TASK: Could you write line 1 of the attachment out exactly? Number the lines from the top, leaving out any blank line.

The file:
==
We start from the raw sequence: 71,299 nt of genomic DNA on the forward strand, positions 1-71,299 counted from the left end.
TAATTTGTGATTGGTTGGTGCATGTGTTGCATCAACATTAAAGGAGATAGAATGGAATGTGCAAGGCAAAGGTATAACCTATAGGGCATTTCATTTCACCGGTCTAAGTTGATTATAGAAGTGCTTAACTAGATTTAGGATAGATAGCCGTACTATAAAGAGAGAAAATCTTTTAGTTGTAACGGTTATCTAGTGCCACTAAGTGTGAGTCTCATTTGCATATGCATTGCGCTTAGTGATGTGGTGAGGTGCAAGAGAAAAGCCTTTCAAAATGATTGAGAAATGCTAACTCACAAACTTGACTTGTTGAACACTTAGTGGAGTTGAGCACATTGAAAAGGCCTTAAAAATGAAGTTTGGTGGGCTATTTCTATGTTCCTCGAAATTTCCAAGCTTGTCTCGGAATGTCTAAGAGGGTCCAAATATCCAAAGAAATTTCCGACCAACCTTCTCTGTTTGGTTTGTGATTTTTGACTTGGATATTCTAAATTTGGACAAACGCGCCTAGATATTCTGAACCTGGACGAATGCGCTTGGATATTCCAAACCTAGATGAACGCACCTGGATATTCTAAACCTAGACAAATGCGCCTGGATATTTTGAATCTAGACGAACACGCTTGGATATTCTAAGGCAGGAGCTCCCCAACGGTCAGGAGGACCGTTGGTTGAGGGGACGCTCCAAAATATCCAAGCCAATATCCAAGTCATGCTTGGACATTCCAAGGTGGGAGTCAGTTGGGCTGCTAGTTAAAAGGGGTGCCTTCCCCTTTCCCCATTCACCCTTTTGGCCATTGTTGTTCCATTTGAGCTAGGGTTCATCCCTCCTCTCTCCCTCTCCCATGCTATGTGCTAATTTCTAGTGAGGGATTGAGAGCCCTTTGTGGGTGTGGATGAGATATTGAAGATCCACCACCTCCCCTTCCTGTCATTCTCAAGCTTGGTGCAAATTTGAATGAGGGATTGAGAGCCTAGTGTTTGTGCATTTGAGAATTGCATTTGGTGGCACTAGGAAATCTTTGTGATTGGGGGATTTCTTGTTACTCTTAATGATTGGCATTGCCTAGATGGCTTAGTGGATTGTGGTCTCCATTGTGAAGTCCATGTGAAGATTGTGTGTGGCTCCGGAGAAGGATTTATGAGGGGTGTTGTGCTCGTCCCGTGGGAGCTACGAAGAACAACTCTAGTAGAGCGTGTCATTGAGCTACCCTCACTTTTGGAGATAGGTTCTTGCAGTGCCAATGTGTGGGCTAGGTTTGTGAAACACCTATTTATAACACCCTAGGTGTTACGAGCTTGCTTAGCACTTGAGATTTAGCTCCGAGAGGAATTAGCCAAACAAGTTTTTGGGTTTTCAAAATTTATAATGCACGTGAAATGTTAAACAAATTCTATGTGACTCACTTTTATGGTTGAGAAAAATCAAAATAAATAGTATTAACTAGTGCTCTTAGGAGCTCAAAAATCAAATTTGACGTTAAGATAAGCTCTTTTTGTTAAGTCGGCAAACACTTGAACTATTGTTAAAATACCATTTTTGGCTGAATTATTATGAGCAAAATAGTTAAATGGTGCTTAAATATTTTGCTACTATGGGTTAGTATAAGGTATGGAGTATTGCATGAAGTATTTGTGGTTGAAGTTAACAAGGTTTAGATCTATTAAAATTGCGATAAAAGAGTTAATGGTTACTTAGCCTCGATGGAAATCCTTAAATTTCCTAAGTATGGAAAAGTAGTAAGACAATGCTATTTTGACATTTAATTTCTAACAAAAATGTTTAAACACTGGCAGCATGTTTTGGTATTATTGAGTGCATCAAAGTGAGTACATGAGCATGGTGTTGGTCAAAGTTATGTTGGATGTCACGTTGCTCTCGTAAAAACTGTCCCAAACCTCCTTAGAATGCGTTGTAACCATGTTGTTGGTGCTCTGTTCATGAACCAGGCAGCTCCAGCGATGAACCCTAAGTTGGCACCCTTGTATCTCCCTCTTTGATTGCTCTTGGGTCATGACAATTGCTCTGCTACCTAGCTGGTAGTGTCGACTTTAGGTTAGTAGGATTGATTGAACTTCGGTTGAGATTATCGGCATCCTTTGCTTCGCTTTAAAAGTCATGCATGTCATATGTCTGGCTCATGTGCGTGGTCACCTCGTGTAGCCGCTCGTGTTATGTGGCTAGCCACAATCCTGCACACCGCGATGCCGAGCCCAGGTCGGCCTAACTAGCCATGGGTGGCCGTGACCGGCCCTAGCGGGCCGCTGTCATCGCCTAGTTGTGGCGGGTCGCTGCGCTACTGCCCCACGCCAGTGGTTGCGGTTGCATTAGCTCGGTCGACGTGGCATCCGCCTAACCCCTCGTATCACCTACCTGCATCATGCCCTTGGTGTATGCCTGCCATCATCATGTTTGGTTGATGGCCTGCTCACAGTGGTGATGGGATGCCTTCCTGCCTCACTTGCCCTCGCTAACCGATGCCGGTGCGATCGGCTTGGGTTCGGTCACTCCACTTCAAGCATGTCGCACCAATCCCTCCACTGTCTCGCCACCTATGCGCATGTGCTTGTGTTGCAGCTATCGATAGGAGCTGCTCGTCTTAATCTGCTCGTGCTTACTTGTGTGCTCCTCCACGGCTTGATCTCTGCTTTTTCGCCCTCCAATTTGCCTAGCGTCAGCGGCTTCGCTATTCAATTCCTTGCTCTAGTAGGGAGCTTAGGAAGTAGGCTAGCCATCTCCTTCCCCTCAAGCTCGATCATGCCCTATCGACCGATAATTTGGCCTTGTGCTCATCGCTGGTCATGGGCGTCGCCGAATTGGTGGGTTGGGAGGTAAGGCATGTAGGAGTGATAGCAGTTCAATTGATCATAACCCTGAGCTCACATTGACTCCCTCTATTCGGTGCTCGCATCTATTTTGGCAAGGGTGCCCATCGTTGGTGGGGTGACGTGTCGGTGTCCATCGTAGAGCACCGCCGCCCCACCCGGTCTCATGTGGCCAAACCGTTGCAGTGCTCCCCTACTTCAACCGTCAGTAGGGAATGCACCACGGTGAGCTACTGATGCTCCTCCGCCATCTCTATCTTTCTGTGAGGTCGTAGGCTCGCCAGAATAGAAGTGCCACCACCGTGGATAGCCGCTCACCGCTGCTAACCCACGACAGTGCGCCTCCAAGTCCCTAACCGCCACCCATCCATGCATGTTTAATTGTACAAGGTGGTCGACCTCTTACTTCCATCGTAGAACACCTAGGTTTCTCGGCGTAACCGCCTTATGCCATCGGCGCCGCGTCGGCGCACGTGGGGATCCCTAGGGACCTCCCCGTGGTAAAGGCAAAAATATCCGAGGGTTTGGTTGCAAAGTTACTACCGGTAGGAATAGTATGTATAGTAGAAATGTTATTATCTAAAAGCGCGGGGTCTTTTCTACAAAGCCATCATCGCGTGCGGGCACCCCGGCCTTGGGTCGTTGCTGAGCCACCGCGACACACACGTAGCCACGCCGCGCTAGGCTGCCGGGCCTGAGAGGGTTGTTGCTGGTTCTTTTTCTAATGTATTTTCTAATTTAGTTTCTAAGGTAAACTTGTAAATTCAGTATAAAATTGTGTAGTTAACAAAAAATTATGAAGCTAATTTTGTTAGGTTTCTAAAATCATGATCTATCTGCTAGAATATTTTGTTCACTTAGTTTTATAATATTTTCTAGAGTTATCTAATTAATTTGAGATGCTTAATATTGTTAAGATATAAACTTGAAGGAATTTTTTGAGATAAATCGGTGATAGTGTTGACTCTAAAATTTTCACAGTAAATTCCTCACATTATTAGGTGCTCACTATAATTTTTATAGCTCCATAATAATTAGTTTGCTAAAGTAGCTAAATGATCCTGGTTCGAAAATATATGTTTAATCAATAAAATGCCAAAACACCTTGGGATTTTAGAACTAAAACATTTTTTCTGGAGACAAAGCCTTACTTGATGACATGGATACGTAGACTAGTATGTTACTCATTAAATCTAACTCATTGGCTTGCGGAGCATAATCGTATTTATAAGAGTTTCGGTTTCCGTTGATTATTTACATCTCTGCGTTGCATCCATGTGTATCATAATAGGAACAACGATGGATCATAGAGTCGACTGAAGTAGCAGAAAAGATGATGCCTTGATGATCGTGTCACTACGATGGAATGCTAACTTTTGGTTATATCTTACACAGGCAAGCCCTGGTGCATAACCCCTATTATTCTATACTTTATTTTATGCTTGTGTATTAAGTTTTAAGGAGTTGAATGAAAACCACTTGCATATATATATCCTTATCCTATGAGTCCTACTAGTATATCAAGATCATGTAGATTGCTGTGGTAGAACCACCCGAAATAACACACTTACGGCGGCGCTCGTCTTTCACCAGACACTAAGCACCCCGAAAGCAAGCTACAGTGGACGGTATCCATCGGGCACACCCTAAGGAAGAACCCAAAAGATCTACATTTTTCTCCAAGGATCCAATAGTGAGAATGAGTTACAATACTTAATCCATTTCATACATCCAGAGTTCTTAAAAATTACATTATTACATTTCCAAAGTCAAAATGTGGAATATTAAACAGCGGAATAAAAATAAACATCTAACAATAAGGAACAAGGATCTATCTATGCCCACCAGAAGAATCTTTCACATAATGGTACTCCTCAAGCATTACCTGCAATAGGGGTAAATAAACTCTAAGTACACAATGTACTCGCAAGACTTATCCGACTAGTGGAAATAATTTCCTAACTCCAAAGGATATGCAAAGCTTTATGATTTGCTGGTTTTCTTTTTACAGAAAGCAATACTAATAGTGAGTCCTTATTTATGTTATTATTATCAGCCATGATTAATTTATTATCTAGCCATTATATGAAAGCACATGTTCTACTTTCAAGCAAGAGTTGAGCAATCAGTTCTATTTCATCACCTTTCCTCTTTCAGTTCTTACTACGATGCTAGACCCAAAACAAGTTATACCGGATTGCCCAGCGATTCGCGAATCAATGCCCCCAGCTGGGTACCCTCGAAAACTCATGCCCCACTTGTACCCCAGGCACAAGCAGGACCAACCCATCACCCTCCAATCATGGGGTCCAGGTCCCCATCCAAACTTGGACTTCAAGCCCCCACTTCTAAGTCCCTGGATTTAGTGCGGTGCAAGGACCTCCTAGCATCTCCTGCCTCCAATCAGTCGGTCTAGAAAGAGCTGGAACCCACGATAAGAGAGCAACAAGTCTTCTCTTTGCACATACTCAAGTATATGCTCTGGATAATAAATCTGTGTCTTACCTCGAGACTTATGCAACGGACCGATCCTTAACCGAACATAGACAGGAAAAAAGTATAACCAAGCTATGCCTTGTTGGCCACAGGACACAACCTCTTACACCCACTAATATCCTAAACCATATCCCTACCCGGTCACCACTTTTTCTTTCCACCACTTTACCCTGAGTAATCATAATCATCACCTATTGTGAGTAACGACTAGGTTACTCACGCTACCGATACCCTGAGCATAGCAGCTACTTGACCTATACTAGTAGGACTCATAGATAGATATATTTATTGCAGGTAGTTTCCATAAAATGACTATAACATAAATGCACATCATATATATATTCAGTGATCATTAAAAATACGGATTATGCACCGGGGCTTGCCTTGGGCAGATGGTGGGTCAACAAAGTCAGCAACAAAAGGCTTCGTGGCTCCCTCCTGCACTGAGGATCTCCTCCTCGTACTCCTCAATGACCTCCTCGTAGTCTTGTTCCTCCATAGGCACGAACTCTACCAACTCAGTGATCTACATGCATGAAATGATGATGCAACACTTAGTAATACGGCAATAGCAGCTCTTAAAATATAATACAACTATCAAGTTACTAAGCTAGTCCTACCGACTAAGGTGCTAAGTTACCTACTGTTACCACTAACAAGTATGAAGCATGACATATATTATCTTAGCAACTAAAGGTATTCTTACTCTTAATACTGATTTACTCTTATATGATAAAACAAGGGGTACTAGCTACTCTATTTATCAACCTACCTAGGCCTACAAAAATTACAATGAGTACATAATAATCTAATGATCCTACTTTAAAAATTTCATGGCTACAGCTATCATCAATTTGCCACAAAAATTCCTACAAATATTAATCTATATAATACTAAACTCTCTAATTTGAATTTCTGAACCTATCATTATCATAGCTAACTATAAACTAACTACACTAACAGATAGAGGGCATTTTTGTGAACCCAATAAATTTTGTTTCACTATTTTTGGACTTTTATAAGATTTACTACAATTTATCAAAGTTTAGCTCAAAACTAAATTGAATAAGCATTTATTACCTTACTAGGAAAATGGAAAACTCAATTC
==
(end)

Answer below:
We start from the raw sequence: 71,299 nt of genomic DNA on the forward strand, positions 1-71,299 counted from the left end.